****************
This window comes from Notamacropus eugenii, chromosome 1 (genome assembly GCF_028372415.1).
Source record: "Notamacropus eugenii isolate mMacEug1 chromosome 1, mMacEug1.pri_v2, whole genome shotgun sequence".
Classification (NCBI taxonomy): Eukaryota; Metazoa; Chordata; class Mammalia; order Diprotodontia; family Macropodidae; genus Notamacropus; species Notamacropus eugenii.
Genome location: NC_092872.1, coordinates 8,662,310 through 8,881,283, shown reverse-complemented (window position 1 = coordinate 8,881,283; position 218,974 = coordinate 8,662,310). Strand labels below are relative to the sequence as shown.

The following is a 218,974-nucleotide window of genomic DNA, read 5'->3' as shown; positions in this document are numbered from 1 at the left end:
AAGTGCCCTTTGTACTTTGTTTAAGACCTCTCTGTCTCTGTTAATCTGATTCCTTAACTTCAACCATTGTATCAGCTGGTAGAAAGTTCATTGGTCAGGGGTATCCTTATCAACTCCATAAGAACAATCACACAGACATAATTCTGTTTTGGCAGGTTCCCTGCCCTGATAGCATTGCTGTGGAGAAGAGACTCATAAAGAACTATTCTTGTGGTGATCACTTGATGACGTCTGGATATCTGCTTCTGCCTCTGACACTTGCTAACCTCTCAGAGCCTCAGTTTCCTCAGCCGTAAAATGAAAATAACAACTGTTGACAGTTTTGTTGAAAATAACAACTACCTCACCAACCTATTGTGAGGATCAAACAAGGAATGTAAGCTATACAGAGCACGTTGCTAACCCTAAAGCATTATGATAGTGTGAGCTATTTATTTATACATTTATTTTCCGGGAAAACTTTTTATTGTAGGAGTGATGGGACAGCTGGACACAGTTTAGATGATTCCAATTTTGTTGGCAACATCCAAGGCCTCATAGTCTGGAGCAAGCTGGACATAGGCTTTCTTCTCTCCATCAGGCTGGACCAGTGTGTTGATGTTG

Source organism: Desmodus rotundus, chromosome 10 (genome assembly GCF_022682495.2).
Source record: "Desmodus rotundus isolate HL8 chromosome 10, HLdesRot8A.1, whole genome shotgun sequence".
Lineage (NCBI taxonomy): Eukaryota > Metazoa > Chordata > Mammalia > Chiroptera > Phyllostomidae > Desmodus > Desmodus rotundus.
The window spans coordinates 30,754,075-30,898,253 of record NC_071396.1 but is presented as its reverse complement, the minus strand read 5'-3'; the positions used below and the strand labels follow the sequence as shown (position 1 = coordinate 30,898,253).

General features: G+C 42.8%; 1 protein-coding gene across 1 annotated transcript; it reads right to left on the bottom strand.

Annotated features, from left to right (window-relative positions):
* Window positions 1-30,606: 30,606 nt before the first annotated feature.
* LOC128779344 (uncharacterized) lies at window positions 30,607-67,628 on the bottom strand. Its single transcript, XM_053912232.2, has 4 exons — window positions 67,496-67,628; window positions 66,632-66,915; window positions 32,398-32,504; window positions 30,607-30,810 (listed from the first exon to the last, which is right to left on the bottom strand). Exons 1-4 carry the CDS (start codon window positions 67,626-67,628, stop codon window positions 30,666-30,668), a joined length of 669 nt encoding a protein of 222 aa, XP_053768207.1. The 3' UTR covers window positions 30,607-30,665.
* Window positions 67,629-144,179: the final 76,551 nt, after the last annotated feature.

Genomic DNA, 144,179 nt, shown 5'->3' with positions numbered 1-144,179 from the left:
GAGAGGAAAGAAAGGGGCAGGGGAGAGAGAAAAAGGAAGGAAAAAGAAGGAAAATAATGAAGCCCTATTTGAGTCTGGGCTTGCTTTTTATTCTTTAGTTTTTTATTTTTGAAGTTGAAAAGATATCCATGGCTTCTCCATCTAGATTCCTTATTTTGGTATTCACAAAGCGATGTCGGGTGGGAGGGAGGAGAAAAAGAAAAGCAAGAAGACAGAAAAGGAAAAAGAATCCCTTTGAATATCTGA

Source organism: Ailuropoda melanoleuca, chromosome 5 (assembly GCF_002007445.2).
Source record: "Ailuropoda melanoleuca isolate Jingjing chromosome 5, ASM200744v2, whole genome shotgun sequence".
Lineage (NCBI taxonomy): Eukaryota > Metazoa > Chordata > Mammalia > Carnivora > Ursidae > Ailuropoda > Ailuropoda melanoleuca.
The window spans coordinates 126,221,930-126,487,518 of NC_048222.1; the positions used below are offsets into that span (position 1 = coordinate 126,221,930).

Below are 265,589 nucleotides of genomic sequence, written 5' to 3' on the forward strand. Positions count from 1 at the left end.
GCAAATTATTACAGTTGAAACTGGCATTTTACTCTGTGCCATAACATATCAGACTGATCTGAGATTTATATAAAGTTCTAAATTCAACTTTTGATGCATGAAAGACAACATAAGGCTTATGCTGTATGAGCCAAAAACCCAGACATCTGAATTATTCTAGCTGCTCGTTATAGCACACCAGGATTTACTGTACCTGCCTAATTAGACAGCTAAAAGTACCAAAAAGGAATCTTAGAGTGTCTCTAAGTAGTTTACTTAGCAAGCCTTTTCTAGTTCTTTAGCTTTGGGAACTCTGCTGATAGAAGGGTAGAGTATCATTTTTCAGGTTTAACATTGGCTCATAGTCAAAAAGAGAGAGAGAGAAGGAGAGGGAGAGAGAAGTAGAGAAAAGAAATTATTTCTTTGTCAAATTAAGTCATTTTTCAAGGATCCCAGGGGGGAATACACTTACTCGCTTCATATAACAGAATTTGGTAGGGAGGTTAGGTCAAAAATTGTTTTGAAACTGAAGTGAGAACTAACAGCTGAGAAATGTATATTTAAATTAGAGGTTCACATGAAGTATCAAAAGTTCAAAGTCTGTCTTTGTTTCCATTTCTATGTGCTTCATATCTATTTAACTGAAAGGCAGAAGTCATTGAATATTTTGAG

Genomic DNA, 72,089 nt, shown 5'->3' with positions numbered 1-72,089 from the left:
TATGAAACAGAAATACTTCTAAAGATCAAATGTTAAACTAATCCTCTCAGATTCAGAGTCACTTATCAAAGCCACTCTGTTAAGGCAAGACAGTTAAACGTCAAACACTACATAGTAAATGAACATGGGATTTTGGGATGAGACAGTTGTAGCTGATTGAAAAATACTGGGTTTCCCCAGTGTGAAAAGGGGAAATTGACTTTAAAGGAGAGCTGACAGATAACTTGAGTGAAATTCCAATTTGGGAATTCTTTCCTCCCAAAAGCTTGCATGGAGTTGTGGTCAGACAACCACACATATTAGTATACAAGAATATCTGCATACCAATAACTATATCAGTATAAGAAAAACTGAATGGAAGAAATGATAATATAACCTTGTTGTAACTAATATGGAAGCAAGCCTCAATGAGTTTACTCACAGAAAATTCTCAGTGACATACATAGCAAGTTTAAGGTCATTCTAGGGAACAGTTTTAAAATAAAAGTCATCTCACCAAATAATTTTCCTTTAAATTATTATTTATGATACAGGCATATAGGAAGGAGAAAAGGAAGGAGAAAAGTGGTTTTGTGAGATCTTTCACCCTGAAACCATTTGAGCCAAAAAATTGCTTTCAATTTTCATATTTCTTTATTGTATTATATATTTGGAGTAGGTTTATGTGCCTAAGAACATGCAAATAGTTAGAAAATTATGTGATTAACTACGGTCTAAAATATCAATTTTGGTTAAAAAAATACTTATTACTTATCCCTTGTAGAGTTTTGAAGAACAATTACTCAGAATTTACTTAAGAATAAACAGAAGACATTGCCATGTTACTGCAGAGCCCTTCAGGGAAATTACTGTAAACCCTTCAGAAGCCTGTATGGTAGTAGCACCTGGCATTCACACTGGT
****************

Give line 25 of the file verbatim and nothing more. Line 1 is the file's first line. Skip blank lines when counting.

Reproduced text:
TATGAAACAGAAATACTTCTAAAGATCAAATGTTAAACTAATCCTCTCAGATTCAGAGTCACTTATCAAAGCCACTCTGTTAAGGCAAGACAGTTAAACGTCAAACACTACATAGTAAATGAACATGGGATTTTGGGATGAGACAGTTGTAGCTGATTGAAAAATACTGGGTTTCCCCAGTGTGAAAAGGGGAAATTGACTTTAAAGGAGAGCTGACAGATAACTTGAGTGAAATTCCAATTTGGGAATTCTTTCCTCCCAAAAGCTTGCATGGAGTTGTGGTCAGACAACCACACATATTAGTATACAAGAATATCTGCATACCAATAACTATATCAGTATAAGAAAAACTGAATGGAAGAAATGATAATATAACCTTGTTGTAACTAATATGGAAGCAAGCCTCAATGAGTTTACTCACAGAAAATTCTCAGTGACATACATAGCAAGTTTAAGGTCATTCTAGGGAACAGTTTTAAAATAAAAGTCATCTCACCAAATAATTTTCCTTTAAATTATTATTTATGATACAGGCATATAGGAAGGAGAAAAGGAAGGAGAAAAGTGGTTTTGTGAGATCTTTCACCCTGAAACCATTTGAGCCAAAAAATTGCTTTCAATTTTCATATTTCTTTATTGTATTATATATTTGGAGTAGGTTTATGTGCCTAAGAACATGCAAATAGTTAGAAAATTATGTGATTAACTACGGTCTAAAATATCAATTTTGGTTAAAAAAATACTTATTACTTATCCCTTGTAGAGTTTTGAAGAACAATTACTCAGAATTTACTTAAGAATAAACAGAAGACATTGCCATGTTACTGCAGAGCCCTTCAGGGAAATTACTGTAAACCCTTCAGAAGCCTGTATGGTAGTAGCACCTGGCATTCACACTGGT